Bottled water will replace chocolate milk on menus too to encourage children to select healthier drink options.
Portions of fries will also be halved in six-piece chicken McNugget Mighty Meals for older children.
The changes – which have already been implemented in the UK – form part of the global fast-food giant’s plans to cut calories, sodium, saturated fat and added sugar from its products.
It wants to have at least half of the Happy Meals listed on its drive-thru, restaurant and digital menus around the world to contain 600 calories or fewer by 2022.
Diners will still be able to ask for cheeseburgers or chocolate milk with the kids’ meal, but the company said banishing them from menus will reduce how often they are ordered.
It said orders for fizzy drinks had fallen by 14% since they were removed from the Happy Meal menu four years ago.
Future plans also include more healthy side options in addition to fruit and vegetables as an alternative to fries. Restaurants in Spain offer pineapple spears and cooked corn is on the menu in China, Japan and Taiwan.
The firm, which in the past has been criticised for using toys to promote its Happy Meals, also wants to offer books as an all-year-round alternative in 100 of its markets around the world by the end of 2019 – up from 20.
The changes are due to take effect in the United States by June.
According to McDonald’s UK online nutrition calculator, a cheeseburger Happy Meal with fries and a strawberry milkshake contains 917 calories.
In comparison, a crispy chicken wrap, apple and grape fruit bag and an orange juice contains 397 calories, dropping further still to 289 calories if a bottle of water is the chosen beverage.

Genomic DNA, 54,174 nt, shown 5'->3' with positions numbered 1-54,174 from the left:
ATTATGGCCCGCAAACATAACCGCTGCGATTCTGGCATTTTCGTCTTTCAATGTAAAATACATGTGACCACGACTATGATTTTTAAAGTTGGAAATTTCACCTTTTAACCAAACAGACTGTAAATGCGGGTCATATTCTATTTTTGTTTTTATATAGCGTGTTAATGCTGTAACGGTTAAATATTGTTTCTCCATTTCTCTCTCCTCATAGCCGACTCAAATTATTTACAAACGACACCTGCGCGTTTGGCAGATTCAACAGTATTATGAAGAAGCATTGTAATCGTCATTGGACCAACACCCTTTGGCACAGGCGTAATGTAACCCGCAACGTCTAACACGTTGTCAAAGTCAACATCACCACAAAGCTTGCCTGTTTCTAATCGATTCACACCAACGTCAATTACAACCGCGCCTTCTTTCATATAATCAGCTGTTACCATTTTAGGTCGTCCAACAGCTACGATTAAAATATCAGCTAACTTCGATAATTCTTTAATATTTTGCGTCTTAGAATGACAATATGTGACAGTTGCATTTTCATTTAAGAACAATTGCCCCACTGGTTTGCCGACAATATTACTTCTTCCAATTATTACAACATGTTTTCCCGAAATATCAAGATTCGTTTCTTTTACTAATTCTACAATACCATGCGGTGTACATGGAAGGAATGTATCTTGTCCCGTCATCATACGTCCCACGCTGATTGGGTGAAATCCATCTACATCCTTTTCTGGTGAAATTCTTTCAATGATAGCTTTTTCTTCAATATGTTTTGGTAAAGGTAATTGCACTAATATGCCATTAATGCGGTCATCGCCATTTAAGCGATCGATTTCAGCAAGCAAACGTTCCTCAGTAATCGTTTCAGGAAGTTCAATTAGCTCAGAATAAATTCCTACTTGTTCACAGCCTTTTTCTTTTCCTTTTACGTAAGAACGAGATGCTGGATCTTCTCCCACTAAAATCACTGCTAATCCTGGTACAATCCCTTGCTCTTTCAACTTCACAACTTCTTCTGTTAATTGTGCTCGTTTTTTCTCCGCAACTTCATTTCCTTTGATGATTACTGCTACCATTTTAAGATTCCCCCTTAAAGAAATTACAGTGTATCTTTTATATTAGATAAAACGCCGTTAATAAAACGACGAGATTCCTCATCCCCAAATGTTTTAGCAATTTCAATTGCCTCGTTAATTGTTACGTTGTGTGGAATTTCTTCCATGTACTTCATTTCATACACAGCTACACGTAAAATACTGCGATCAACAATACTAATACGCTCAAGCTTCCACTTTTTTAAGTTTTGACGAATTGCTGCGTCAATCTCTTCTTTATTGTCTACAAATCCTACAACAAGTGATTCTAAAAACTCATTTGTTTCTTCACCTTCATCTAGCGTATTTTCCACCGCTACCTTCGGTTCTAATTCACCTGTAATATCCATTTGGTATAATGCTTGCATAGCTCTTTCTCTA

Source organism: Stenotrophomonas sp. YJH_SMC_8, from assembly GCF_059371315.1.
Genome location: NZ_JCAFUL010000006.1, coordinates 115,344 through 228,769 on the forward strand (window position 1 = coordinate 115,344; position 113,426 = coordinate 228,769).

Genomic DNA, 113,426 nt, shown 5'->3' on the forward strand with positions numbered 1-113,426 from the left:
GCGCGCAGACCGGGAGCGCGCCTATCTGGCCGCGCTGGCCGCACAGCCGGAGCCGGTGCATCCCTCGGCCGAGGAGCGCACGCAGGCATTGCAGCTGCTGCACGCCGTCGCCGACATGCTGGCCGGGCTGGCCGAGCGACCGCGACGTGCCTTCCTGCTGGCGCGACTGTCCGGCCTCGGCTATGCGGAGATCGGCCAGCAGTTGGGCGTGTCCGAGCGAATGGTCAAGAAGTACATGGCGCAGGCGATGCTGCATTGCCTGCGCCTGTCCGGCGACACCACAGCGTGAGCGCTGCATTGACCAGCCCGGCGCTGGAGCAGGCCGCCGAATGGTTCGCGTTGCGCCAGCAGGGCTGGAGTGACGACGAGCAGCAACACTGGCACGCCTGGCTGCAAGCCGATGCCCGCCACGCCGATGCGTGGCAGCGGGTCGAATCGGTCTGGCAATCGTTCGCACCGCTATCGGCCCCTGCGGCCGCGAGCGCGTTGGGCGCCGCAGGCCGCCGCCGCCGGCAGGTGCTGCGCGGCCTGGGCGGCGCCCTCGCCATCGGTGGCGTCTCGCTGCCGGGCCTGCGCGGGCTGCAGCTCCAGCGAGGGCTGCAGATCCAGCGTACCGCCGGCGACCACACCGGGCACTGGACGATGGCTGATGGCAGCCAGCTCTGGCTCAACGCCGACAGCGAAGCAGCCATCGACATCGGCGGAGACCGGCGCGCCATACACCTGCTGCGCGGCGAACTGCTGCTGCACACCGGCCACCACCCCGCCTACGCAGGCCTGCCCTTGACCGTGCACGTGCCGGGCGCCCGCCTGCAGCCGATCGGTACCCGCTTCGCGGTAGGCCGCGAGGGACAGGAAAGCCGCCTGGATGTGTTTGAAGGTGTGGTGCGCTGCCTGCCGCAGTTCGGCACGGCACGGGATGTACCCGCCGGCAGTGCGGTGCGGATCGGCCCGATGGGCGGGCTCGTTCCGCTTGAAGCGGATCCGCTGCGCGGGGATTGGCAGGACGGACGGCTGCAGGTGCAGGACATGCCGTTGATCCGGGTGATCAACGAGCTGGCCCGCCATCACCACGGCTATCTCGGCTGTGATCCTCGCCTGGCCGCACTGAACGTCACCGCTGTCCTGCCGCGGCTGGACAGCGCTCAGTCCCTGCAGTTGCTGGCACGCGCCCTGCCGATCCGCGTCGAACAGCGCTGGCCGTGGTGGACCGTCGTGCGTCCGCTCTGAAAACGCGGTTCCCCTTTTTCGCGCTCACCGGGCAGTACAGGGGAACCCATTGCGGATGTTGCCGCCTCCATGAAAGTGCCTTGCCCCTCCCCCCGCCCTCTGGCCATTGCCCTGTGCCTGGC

Happy Meals in restaurants in the UK already meet the nutrition targets set out in Thursday’s announcement, and do not advertise cheeseburgers and milkshakes, McDonald’s UK said.
A spokeswoman said: “We take our responsibility to families very seriously and in the UK we have, for a long time, been committed to evolving our Happy Meal menu to keep in step with what parents want.
“We have pioneered an extensive salt and sugar reduction programme, and subsequently the average Happy Meal consumed in the UK last year contained 19.3% less salt, 9.4% less saturated fat, and 13.5% less sugar, compared with the average Happy Meal sold in 2006.
“Since 2007, we have offered book promotions whereby we swap out toys for books for around five weeks a year.
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“We also give children access to books through WHSmith, Eason and Kobo whereby parents can use the vouchers printed on their child’s Happy Meal box to purchase a book for £1 or download an eBook for free.”
She added there were no plans to swap out toys for books all-year-round, but the company was working on launching a new lean-protein item to the Happy Meal later this year.